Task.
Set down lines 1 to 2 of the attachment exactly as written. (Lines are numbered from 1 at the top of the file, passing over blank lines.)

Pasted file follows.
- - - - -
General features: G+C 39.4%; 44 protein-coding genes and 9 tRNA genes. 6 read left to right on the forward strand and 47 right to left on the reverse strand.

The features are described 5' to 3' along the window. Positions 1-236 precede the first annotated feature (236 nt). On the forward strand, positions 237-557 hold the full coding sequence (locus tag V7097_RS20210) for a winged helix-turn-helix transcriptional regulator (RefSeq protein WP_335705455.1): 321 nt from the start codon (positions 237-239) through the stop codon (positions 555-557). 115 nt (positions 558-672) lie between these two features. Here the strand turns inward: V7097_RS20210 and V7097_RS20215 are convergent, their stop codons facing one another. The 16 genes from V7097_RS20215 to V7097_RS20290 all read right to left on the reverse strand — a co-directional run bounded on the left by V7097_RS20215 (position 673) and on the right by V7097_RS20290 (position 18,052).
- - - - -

General features: G+C 39.4%; 44 protein-coding genes and 9 tRNA genes. 6 read left to right on the forward strand and 47 right to left on the reverse strand.

The features are described 5' to 3' along the window. Positions 1-236 precede the first annotated feature (236 nt). On the forward strand, positions 237-557 hold the full coding sequence (locus tag V7097_RS20210) for a winged helix-turn-helix transcriptional regulator (RefSeq protein WP_335705455.1): 321 nt from the start codon (positions 237-239) through the stop codon (positions 555-557). 115 nt (positions 558-672) lie between these two features. Here the strand turns inward: V7097_RS20210 and V7097_RS20215 are convergent, their stop codons facing one another. The 16 genes from V7097_RS20215 to V7097_RS20290 all read right to left on the reverse strand — a co-directional run bounded on the left by V7097_RS20215 (position 673) and on the right by V7097_RS20290 (position 18,052).